Seaweed Soup

Meet Callum… Born July 2nd! Doesn’t his mom look great?!?

My good friend just had her first child, Callum.  I don’t know what it’s like to have a newborn in the house, but I’m pretty sure there’s limited or no time for cooking!  Now that I have all the time in the world as I’m done with summer school, I decided to make dinner for her and her husband.

First dish that came to mind was seaweed soup.  Don’t worry.  I asked the mother first if she’s daring enough to try it ;).  The word seaweed doesn’t usually scream out “eat me!”  I wish I could make it for all my friends with newborns…ahem, Maura!

In Korea, this soup is traditionally eaten by women who just have just given birth, as seaweed detoxifies and cleanses the blood, replenishes and nourishes the body with vitamins and minerals lost during pregnancy, and stimulates milk production.  It’s filled with folic acid, iodine, and calcium.  Mothers usually eat this soup everyday for about 3 months.

We don’t fool around with this tradition.  My mom actually went to Korea and shipped back a huge box containing just seaweed so she could make it for my sister who had her baby back in February.

In addition, this soup is also eaten on birthdays.  The reason being that it was the first thing the moms ate after delivering and the first thing one would eat as a baby through his/her mom’s breast milk.  Korea’s full of traditions, and I’m so happy to be able to share these little bits of my culture with you.

Seaweed soup is made with either beef or seafood (e.g. mussels or clams) as a base.  I made mine with flank steak.  It’s super easy with minimal ingredients.  This allows the flavor of the seaweed to really shine through!

Seaweed Soup


  • 1 oz. dried seaweed *
  • 4 oz. flank steak, sliced
  • 3 Tbs. low sodium soy sauce
  • 1 Tbs. sesame oil
  • 1/2 Tbs. garlic (optional)
  • 3 1/2 cups of water

* Available in all Korean groceries.  I’ve seen it in some but not all Asian groceries.


  1. Soak dried seaweed in cold water for at least 30 min. until softened.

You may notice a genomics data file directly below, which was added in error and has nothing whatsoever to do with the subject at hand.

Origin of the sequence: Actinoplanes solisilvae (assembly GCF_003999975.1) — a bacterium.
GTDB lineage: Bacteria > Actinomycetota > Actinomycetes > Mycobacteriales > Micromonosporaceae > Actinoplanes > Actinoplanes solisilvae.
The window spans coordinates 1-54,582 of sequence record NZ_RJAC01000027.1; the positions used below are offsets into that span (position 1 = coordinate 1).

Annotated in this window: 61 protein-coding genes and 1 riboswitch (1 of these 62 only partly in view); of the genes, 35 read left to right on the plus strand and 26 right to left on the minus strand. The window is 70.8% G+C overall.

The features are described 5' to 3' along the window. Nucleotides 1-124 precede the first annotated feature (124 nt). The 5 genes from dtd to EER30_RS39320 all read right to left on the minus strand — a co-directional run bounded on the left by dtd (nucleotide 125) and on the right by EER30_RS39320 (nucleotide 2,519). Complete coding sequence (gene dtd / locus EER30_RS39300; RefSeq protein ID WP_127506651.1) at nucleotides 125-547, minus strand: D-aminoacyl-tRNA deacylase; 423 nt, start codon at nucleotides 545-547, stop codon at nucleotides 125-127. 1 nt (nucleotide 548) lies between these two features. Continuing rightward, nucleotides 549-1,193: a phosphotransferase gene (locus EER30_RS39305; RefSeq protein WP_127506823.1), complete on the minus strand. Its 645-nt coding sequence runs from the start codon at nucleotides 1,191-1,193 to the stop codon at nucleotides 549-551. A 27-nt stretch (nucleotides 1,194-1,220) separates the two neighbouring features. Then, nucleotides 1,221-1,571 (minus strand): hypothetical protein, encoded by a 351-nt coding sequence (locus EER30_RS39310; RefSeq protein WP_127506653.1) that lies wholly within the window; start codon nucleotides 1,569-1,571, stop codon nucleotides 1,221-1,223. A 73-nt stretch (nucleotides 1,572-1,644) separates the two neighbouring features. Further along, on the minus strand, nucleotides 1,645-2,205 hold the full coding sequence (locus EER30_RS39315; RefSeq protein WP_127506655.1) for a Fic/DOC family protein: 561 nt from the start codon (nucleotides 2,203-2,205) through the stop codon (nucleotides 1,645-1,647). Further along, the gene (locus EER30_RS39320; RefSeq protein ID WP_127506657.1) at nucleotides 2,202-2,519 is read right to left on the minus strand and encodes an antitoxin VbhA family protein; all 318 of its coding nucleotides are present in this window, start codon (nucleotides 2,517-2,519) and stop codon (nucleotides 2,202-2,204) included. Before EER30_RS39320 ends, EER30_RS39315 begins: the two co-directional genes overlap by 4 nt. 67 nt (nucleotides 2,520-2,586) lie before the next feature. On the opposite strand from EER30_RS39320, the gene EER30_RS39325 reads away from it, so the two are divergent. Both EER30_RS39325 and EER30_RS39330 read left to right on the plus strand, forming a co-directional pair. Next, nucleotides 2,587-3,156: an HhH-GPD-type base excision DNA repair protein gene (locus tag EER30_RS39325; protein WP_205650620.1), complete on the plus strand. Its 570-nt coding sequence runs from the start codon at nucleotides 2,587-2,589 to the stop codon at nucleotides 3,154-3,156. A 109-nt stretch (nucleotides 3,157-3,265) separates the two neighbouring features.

2. Drain water and cut into bite-sized pieces (I used my kitchen scissors).
  3. In a pot, cook flank steak on med high heat with sesame oil.  Add seaweed and cook, approx. 8 min.  Add 1 Tbs soy sauce and garlic.  Keep mixing.
  4. Add water.  Boil for approx. 25 min.  May need to add more if soup gets too thick.
  5. Add rest of soy sauce to taste.

Before and After soaking

I also made some bulgogi, brown rice, and kimchi cooked in sesame oil.

Meal complete!

Hello Callum!


What are some foods that your family traditionally makes for a new mommy?

This entry was posted in Culture, Family, Food, Friends, recipes and tagged , , , , , , , . Bookmark the permalink.

22 Responses to Seaweed Soup

  1. Aww, congratulations to your friend. She and her partner look so happy and their baby is gorgeous! I’m sure your soup will help her out heaps, that was very kind of you 🙂

    • Min says:

      They’re super happy! Exhausted…but happy ;). Do you think you’ll be able to try it since you’re afraid of seaweeds? hehe.

  2. Wow that sounds really cool and really healthy! That’s such a neat tradition 🙂

    • Min says:

      It’s super healthy, and I eat it a lot even though I’m not nursing hehe. I can’t wait to be a mother so i can eat it everyday..along with many other reasons 🙂

  3. Courtney says:

    What a cool tradition! Do mothers in Korea get sick of eating it for so long, or do the variations (beef, seafood) keep it from getting boring?